I personally perfer to find a good example setting and delete everything in this file, then copy/paste the example in there to make it easier to manage. All of the comments are great if you want everything explained, but it’s much easier to manage this file with them all removed. So here’s an example you can use of a multiple site configuration. Be SURE to remove any entries you don’t use or comment them out by putting a # at the beginning of every line not used.
## My First Domain ##
## My Second Domain ##
Options Indexes +FollowSymLinks Includes ExecCGI
Allow from all
## My Third Domain ##
Options Indexes +FollowSymLinks Includes ExecCGI
Allow from all
Now that looks really complicated, but it’s actually quite simple. If you look at my entry for myfirstdomain.com, you notice there’s not near as much text under it and you are probably wondering why.
Technically all you need is an entry like that unless you want to define permissions or need to do so. You may encounter an ERROR 403 and need to define permissions for that folder, so then you would need to add permissions as I’ve done for my second and third domain. You can also limit access with the values defined here, but that is beyond this tutorial. The permissions I’ve used above may or may not work for you and you may need use other directives to fix your particular needs. If you want more information on possible permission configurations, you can view Apache’s documentaton on it by following these links:
I feel the other entries are pretty self-explanatory, although I will explain a couple of things about them. First, make SURE you have correctly spelled both instances of the directory paths. I’ve gotten 403 errors that have left me puzzled only to find out I didn’t spell the second directory path correctly, so verify that it’s correct.
I added the lines ## My First Domain ##, which are just comments and not required. If you have a lot of domains with sub-domains you will have several entries here and using comments to organize them will save you time when searching for something. You can use # or // to define comments. If you don’t properly comment the line(s) out, you will get an error because it will try to read the line as part of the code.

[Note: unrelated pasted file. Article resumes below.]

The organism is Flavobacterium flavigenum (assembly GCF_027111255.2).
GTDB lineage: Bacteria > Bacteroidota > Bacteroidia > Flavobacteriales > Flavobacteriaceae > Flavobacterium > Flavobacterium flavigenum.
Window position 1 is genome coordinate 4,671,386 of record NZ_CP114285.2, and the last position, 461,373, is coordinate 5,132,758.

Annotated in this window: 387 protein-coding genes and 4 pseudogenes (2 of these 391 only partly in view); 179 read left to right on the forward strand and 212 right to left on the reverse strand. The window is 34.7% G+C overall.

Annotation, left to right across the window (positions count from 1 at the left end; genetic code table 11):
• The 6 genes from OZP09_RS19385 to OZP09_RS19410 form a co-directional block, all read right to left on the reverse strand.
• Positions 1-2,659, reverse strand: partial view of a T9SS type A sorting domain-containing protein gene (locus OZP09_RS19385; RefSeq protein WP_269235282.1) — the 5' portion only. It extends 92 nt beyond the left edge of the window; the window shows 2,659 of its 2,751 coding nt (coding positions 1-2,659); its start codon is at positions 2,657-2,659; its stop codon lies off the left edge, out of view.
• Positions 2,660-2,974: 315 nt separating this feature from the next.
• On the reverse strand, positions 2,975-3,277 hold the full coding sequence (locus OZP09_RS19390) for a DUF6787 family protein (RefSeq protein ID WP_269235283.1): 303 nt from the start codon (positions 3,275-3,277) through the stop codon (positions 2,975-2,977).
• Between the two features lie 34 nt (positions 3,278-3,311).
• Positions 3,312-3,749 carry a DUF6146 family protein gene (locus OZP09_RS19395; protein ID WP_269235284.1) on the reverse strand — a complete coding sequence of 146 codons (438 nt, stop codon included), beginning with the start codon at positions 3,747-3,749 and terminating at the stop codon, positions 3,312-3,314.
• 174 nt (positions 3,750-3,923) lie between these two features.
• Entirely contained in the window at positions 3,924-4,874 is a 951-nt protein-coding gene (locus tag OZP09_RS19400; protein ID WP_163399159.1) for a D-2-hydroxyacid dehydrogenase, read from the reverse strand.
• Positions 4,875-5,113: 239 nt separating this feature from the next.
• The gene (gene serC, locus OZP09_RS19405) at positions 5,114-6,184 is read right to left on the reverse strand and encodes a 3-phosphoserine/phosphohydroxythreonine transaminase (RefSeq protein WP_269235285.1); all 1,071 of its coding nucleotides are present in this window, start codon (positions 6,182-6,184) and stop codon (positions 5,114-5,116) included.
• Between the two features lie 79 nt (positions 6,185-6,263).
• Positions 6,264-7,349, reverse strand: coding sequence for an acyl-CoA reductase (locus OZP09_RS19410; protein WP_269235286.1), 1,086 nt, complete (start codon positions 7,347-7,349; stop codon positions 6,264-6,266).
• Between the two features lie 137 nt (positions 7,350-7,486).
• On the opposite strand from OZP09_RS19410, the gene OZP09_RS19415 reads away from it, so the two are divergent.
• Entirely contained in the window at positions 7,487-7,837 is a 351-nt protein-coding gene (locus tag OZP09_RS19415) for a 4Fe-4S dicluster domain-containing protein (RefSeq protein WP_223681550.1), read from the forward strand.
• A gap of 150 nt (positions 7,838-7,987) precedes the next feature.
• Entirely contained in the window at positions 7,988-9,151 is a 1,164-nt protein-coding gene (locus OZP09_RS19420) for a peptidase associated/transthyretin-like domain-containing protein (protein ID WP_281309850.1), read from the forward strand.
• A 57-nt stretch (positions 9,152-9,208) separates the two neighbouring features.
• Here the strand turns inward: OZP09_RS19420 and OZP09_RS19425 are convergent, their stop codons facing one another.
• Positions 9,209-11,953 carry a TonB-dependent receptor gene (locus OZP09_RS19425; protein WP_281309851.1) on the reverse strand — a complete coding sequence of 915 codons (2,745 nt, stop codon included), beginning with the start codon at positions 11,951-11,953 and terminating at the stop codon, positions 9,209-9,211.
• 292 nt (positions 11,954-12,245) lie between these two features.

Now if you look at the third domain entry, you will see the drive letter is different and the folder is in a completely different place away from the other files. I did this to show how you can put the websites on other drives besides the one you installed Apache or XAMPP on. Apache, PHP, etc. isn’t drive specific, so as long as the website’s folder is on the same computer and correctly defined, it can be placed anywhere you like.
This can be particularly useful if you’re running out of space and need to put additional websites on the computer.
That pretty much sums up how to create multiple websites on the same server. There's a few options as to how to use these and as I stated above, the most common would be using domain names.
If you’re doing this only for local development or testing purposes and do not intend on launching them as publicly accessible, then the local hosts/fake domains is a great way to test multiple websites.
Another cool option you may consider if you’re wanting to add folders to your website(s) from another drive without moving your whole website to that drive, you can use Aliases, which I have more information on that in this article.
The final note to consider is if you are planning on making your website accessible to the public, you need to make sure your ports are properly forwarded and configured, which you can read this article on Port Forwarding.